We bid farewell to Microsoft support for Windows 2000 and Windows XP SP2 this month.
The complex security systems we live with today that protect us from malicious Internet attacks have their roots in these two venerable operating systems.
These days, even online security experts can get burned by identity thieves who strike at popular online services.
A recent attack on an iTunes account dramatically points at the need to regularly change passwords and manage online billing info.
Apple usually has relatively pain-free updates, but the latest iPhone operating system, iOS4, is causing headaches.
The phones most affected are those connecting to Microsoft Exchange servers, but those synching with Gmail also have problems.
While many of you are still digging out from June patches, there’s more .NET updates in your future.
I’m about to yell “uncle!” when it comes to .NET, and I’m sure many of you are as well. Microsoft is releasing updates for .NET 3.5 at the same time it’s bringing out version 4.0.
Microsoft released a slew of fixes for Internet Explorer, Excel, and ActiveX — mostly for threats that are more possibilities than reality.
Excel gets the most patches, but there are critical updates to Adobe and Apple products, too. For a list of the most-recent Microsoft June security updates, check out the MS security summary.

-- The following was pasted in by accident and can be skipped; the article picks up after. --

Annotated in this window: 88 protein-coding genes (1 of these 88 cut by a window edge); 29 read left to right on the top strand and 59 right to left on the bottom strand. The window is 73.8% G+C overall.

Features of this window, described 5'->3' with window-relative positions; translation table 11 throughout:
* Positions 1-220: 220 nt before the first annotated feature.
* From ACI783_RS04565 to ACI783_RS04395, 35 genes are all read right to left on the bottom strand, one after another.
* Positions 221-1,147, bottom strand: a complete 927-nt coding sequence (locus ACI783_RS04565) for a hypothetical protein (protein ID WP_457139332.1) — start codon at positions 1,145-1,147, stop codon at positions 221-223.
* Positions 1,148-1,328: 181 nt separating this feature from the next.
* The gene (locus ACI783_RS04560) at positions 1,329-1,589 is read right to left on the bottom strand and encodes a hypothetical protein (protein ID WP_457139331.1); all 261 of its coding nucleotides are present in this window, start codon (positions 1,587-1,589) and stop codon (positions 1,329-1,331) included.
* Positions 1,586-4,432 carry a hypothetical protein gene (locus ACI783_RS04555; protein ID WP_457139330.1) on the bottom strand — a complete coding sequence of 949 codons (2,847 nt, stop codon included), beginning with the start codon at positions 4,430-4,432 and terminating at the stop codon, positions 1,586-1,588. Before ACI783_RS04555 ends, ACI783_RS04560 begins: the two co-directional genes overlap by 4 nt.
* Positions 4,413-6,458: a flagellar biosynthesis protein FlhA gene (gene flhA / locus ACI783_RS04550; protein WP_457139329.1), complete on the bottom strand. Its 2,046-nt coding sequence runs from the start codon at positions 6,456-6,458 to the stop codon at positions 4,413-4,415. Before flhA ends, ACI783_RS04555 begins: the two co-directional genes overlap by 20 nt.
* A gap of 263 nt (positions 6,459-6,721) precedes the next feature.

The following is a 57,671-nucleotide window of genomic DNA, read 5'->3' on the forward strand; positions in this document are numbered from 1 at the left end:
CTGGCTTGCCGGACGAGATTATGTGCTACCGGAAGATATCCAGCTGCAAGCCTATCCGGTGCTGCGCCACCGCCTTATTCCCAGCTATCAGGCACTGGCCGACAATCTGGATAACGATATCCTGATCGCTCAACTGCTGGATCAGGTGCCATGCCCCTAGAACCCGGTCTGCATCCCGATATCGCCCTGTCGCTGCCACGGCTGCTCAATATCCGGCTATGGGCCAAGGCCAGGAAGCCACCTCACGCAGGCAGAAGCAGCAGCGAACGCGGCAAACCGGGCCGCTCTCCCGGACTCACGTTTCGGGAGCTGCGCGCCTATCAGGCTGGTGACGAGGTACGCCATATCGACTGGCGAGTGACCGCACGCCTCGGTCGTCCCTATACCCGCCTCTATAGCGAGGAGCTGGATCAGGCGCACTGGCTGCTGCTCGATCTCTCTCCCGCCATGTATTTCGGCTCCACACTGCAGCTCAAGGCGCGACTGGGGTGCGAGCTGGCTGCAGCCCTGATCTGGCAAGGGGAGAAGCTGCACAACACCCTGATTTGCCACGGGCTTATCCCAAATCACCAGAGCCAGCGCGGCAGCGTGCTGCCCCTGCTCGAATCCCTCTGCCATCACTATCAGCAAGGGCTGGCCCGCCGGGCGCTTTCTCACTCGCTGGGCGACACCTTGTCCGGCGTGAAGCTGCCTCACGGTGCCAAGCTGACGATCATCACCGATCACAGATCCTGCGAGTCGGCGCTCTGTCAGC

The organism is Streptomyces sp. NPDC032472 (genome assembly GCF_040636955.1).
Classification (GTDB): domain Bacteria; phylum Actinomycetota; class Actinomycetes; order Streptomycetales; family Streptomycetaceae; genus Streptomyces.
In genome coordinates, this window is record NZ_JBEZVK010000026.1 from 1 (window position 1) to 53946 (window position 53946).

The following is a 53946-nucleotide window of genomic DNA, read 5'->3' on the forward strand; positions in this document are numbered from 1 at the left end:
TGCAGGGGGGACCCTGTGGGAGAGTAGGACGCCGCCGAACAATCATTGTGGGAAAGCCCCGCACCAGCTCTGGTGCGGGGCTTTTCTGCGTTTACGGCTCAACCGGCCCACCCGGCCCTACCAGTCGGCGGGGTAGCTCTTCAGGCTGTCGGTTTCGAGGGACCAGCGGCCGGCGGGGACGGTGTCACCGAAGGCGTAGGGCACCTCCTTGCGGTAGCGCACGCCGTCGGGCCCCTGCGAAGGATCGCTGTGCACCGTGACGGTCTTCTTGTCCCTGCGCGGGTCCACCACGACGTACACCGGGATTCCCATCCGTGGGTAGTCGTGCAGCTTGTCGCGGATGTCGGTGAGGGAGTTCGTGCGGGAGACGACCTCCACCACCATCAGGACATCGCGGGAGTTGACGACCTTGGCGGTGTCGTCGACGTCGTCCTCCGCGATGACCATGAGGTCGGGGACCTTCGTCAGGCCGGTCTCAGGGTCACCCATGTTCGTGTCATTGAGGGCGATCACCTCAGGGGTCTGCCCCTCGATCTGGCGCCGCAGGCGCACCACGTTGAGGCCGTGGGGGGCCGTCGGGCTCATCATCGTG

Trying to consume less energy in a home office by putting workstations to sleep automatically seemed like the right thing to do.
But when two Windows 7 PCs developed insomnia, returning them to a greener state let me discover some interesting tricks and tips.
From the e-mail received after May’s Patch Tuesday, it’s obvious that Windows Mail is still extremely popular with Windows 7 users.
So I’m revisiting the patch described in Microsoft Support article MS10-031 and giving more details on exactly how to get the Mail you want on Windows 7.
For anyone using a Microsoft e-mail client, checking e-mail while at the coffee bar could be hazardous to your PC.
The familiar remote-code execution threat behind so many of the recent hacker attacks now targets users of Outlook Express, Windows Mail, and Windows Live Mail.
Digitally signed software is a system designed to build trust in the applications you install on a PC.
Most of us don’t think twice about installing digitally signed software, but we should — now that malware has made this system less trustworthy.